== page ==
Shelling of Idlib Revives the Once Perished Claws of Illiteracy

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Maher Haj Ahmad – Enab Baladi

Prints Edition | Issue 178

Most Syrian children did not experience the usual state of anticipation and anguish this end of school semester, which has been missing for two or three years in a row, maybe even longer.

Meanwhile, Syria’s children are worriedly anticipating barrels of explosive that may fell at the sky at any moment. Others area awaiting an opportunity for education in refugee camps. Some are incapable of tolerating the high expenses of education in the countries of refuge, or are lost in a spiral of chaos of accepting Syrian refugee children into schools or acknowledging their previous school diplomas.

Thus, 2.6 million Syrian children have been deprived of education and school attendance, said the United Nations International Children’s Emergency Fund, UNICEF.

This new “wave of illiteracy” is blamed upon a multitude of factors, primarily the unsafe environment, lack of stability and the destruction of educational facilities. Therefore, all of these factors together had a negative effect on the quality of education; furthermore, fees of education are an added financial burden on refugees’ income that has exhausted Syrian children as the war have turned them into family’s breadwinner.

In “Kansafra”, a village located in the southern countryside of “Idlib”, the dilemma of illiteracy stood out clearly as an issue during “Enab Baladi’s” tour of the area with the 7 schools of the village completely out of order after becoming the main targets of the “Assad” air-force and its explosive barrels, who claim that “the armed groups have taken schools as their headquarters”, a claim that has been denounced by the locals.

These schools have closed down after “Assad’s” artillery turned its classrooms into a rubble that is disqualified of continuing to function and practically impossible to be restored.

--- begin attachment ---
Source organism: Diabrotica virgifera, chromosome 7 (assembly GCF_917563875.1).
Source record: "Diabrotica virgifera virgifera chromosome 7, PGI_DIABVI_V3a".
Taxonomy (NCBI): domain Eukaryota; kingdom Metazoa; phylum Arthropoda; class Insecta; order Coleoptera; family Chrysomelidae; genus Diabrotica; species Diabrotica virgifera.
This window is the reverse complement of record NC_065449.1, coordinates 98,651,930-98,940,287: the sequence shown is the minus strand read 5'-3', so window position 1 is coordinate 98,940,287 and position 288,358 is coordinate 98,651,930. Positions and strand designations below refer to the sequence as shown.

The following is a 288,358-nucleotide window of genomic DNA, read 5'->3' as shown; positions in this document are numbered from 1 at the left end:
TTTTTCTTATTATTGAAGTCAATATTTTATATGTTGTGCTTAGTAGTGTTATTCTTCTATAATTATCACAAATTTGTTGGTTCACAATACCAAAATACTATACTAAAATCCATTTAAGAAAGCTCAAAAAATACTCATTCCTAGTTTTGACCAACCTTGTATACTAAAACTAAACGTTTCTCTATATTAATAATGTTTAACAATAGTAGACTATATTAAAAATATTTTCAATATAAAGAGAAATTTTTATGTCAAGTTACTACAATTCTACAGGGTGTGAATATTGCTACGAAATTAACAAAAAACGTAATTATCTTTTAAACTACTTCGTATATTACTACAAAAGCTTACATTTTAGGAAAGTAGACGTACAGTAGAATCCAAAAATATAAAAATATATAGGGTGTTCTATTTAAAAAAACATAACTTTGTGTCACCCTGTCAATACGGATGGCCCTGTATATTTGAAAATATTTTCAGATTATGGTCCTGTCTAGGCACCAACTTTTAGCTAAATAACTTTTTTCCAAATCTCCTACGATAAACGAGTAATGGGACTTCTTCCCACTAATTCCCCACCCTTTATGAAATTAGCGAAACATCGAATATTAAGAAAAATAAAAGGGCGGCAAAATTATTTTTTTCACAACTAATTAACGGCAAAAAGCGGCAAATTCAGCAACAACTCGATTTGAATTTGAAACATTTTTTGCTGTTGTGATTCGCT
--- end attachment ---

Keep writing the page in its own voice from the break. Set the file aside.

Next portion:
According to “Oubai Asaad”, a local teacher, education in the village currently depends on volunteer university students, who themselves have been unable to continue their studies and are teaching children in volunteer schools set in domestic households hoping to provide the children with as much education as possible in an attempt to compensate for what they have missed out on. “Oubai” also told us “for over 2 years, our children have not been able to learn a single word, except for what they are learning at the volunteer schools, which are not a dependable substitute as many parents are refraining from sending their children to these schools fearing the almost daily shelling of the village”.

“Abu Ahmad”, one of locals, joins in and adds “I have 5 children who used to attend universities and schools, they all discontinued their education since the beginning of the crisis” stating that university students have been avoiding attending their campuses fearing the ongoing policy of random arrests against them, as for school students, they were forced to discontinue their studies due to the shelling and destruction of their schools; this situation also applies to many students across Syria.

The Syrian curriculum and Syrian diplomas, once among the strongest of its Arab counterparts, has lost much of its value as of 2 years into the conflict, as the quality of education has deteriorated and security disturbances allowed the spread of forgery, making the authenticity of some Syrian diplomas questionable, threatening the future of children and young adults who are being stripped of their rights of self actualization and prosperity.

The efforts being made to support the Syrian educational sector, whether inside Syria or in the countries of refuge, are still minimal in the face of the consequences it is facing, as illiteracy is menacing the future of an entire generation after 5 years of conflict.

4000 Syrian schools have been damaged, destroyed or used as shelters.
2.2 million children inside Syria are deprived of education.
Half a million Syrian refugee children are deprived of education.
30% of Syrian children in the school-age are currently in the education system, compared to 97% of them in 2010.
* Statistics from a United Nations “UN” report in November of 2013.

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